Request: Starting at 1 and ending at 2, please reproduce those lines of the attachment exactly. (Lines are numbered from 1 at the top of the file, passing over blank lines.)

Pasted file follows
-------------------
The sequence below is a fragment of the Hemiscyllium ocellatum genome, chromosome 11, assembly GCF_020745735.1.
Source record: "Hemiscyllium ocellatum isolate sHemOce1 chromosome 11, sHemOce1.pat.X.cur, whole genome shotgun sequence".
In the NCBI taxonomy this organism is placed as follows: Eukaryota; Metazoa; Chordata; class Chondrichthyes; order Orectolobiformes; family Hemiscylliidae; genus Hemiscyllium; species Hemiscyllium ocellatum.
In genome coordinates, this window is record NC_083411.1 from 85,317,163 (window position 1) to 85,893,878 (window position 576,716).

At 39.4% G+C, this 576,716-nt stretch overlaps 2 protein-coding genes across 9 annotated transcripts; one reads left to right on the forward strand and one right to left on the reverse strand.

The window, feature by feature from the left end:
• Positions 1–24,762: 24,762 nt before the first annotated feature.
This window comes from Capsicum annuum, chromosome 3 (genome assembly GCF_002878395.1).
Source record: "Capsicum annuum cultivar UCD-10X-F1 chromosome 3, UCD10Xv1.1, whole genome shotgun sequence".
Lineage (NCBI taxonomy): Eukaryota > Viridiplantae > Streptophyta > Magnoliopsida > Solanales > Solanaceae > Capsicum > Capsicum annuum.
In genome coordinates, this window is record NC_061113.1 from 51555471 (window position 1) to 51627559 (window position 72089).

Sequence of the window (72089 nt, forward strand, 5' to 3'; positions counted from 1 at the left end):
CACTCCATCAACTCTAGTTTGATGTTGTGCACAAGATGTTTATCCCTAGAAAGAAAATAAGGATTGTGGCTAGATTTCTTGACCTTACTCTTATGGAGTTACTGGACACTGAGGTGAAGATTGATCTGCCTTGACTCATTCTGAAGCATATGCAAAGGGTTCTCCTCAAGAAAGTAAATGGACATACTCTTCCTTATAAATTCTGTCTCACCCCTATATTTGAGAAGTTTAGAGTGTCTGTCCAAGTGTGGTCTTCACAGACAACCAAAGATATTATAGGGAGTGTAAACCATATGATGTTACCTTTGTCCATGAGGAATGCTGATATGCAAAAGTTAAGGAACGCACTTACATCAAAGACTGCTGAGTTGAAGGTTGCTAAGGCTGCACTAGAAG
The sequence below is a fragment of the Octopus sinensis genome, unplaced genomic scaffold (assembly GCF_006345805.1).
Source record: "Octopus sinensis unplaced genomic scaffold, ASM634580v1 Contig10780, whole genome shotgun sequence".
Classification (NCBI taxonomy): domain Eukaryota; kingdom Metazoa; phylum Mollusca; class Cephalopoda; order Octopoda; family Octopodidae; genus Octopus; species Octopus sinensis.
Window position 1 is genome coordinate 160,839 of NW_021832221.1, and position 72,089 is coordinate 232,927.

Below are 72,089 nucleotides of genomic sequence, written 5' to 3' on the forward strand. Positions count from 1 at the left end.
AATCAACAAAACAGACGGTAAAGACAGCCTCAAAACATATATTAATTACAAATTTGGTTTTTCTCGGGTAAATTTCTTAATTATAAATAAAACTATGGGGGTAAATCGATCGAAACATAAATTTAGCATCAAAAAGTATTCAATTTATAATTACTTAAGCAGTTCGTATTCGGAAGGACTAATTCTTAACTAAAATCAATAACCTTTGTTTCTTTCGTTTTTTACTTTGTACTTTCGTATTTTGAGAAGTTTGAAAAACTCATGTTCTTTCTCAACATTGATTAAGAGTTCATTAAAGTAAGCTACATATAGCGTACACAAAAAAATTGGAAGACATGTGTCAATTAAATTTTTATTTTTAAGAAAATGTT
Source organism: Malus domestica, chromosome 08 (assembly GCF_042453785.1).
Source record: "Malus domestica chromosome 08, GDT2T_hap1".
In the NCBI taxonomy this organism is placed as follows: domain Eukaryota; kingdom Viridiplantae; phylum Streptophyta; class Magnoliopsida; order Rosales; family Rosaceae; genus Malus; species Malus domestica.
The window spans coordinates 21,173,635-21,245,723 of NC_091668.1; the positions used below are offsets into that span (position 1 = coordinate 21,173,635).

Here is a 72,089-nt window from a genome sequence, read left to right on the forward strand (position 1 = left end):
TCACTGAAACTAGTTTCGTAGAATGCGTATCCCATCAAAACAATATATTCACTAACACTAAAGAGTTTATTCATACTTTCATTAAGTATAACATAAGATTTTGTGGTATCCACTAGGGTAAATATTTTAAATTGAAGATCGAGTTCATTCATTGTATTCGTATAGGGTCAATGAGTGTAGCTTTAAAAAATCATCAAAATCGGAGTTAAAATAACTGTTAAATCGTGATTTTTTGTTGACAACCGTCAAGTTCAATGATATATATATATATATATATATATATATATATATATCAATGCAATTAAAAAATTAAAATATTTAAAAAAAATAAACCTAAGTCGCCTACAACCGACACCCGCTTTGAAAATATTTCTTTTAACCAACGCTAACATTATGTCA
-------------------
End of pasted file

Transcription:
The sequence below is a fragment of the Hemiscyllium ocellatum genome, chromosome 11, assembly GCF_020745735.1.
Source record: "Hemiscyllium ocellatum isolate sHemOce1 chromosome 11, sHemOce1.pat.X.cur, whole genome shotgun sequence".